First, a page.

Mother ‘driven crazy’ by 19-month wait for charge over YK death

Last modified: December 15, 2021 at 8:09am

A man has been charged with manslaughter over the death of Mark Patrick Ryan, more than a year and a half after Mark was killed in a Yellowknife apartment building.

On April 28, 2020, RCMP said a man had died in suspicious circumstances at a building on 53 Street and 50 Avenue. Pressed for an update a year later, police said in April 2021 they still had no suspect.

Last week, however, a man named Dean McNeely was charged with manslaughter in connection with Mark’s death. McNeely is next due in court on Friday. His lawyer, Kate Oja, said she had no comment.


Mark’s mother, Evelyn Bishop, lives in Thunder Bay, Ontario. She has spent the past 19 months trying to discover what happened to her son, who she said worked at the Ekati diamond mine and had lived in Yellowknife for 18 years.

“Thank God,” Bishop said on Tuesday, having been informed of an arrest in her son’s case.

“Finally, I can see something happen. I was driven crazy because I didn’t understand what was happening and why it was taking so long.

“I was thinking, are they even going to bother with anything? Eighteen months of living 24 hours a day with it on my mind. I couldn’t do anything.”


Bishop did do something, though. She placed call after call to follow the investigation and understand the delay.

“I’ve made a thousand phone calls to everybody to see: what is the problem? Why have they not got Mark’s results? It took 17 months to get Mark’s autopsy results,” she said.

“I’m told that until it goes to court, I will not find out what that report says.

“Why did it take so long? They said Covid, which was bullshit. Not 17 months. Covid had nothing to do with that for 17 months.”

Bishop, who praised police in the NWT for having kept in touch throughout the process, said she had been told no arrest could be made before Mark’s autopsy results were received. Most of the holdup in the investigation appears to be related to a delay in receiving those results.


Nobody in the Northwest Territories carries out autopsies so they are referred south to Alberta, NWT chief coroner Garth Eggenberger told Cabin Radio by email. That leaves the NWT dependant on Alberta’s case load.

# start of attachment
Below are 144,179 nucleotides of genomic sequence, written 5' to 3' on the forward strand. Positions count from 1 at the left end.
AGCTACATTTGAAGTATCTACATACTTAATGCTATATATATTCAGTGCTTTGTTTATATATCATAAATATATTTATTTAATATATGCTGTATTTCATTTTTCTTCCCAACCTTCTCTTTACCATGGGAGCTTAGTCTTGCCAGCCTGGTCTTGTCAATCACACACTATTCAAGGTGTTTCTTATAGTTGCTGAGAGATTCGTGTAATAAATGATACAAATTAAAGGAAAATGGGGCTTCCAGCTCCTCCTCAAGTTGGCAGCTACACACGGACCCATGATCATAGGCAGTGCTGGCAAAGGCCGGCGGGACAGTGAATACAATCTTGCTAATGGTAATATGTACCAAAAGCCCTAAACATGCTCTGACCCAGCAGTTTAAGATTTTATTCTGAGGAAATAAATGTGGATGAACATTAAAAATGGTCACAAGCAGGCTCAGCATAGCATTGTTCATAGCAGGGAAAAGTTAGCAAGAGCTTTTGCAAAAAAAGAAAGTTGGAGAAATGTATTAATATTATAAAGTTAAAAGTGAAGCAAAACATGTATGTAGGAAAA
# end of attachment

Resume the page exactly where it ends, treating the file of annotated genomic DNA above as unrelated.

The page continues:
“The length of time to receive an autopsy report varies on a case-by-case basis. In the majority of our cases, the autopsy report has been coming back within six to 10 months,” Eggenberger wrote.

“However, complex cases may require more time as the pathologist engages outside experts to provide an opinion on some aspect of the case and those results are incorporated into the autopsy report.”

RCMP, approached for more information regarding Mark’s case on December 8, December 10, and December 13, had no comment as of Wednesday morning.

‘I’ll never know why’

Court documents state McNeely is under an order not to contact seven people as he awaits his next preliminary court date. He is assumed innocent until proven guilty and has not yet had an opportunity to make his case.

Bishop said she had been told by the Crown prosecution service that the case may not proceed to court in earnest until 2023.

Her son, she said, was a quiet and respectful man, a Red Seal millwright who used his weeks away from Ekati to travel the world, exploring destinations like Thailand, Poland, Dubai, and Hawaii.

The two spoke by phone each day. The day before Mark’s death, they had spoken several times. “We were talking about Covid and things like that, just ordinary things,” said Bishop.

Mark was 35 when he passed away. He was unmarried, had no children, and had a sister, Shauna.

The detail of what happened on April 28, 2020 has yet to be explored in court.

Bishop’s understanding, recounted to Cabin Radio following her conversations with RCMP, is that a fight broke out in the apartment complex where Mark lived. He was hit in the face, she said, and fell unconscious. Nobody checked on him for some time, Bishop believes, after which they discovered he had gone cold. She understands he was pronounced dead at Yellowknife’s hospital.

For more than a year and a half, she has tried to cope with the trauma of losing her son and not knowing how, or when, anyone would be held to account for his passing.

“My life is just nothing any more, to be honest with you,” she said through tears on Tuesday.

“He was my only son. I really can’t believe it. How this could happen, I just don’t know. Or why. I guess I’ll never know why.”

James O’Connor contributed reporting.